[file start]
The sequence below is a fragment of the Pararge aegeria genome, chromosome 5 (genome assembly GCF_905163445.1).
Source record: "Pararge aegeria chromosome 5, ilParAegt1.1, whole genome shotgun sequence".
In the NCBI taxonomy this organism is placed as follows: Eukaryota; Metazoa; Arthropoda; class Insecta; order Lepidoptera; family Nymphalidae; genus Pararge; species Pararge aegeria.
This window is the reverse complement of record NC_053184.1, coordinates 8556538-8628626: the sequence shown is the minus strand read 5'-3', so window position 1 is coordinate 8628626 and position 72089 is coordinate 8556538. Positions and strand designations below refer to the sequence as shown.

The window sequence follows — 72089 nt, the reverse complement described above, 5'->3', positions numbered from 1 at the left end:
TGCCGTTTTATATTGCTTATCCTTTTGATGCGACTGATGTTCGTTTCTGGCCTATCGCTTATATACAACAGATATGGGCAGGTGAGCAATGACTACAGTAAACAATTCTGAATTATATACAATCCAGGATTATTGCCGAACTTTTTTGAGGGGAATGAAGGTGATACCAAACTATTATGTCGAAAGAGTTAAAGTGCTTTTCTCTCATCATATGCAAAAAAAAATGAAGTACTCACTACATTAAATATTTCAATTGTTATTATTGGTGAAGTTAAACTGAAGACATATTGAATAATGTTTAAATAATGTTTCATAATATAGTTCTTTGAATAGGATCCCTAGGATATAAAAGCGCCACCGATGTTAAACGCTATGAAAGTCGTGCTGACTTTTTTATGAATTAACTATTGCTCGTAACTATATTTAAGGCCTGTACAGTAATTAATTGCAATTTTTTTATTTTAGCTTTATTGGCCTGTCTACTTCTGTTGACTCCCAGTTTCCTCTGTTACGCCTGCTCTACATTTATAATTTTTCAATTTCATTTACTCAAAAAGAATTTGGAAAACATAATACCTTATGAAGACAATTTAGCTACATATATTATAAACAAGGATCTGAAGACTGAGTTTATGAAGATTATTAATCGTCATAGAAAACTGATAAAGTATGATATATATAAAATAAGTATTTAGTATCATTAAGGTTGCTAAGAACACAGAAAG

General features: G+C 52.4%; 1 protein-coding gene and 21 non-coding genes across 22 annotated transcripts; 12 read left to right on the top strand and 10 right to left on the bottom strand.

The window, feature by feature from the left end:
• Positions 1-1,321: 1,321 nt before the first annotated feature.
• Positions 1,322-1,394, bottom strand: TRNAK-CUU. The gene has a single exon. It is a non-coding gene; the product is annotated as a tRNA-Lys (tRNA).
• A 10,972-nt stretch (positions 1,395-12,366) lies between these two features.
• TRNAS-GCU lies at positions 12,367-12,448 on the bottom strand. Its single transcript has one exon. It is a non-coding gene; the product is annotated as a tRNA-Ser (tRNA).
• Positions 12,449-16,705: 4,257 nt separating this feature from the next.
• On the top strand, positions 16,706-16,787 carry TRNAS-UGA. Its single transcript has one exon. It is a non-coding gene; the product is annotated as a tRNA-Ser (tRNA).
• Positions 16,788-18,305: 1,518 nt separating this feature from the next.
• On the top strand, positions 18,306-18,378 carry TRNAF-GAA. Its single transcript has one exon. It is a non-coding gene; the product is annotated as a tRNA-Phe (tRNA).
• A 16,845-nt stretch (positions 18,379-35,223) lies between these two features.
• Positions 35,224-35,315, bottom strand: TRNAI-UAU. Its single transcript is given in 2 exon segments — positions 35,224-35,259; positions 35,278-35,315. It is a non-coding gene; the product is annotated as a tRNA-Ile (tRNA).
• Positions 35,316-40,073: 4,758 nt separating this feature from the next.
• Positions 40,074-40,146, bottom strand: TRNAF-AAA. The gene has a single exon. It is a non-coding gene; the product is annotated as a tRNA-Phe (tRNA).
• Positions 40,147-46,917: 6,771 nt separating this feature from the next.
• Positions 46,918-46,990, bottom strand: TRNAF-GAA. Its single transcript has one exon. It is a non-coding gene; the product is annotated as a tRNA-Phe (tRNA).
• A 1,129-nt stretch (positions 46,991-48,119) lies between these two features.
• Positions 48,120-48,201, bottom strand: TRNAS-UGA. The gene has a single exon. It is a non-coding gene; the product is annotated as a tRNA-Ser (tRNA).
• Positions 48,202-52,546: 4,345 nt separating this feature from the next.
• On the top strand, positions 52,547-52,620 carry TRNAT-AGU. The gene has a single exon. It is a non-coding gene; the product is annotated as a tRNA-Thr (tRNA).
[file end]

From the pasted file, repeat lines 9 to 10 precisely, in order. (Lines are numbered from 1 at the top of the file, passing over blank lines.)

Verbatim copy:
• Positions 1-1,321: 1,321 nt before the first annotated feature.
• Positions 1,322-1,394, bottom strand: TRNAK-CUU. The gene has a single exon. It is a non-coding gene; the product is annotated as a tRNA-Lys (tRNA).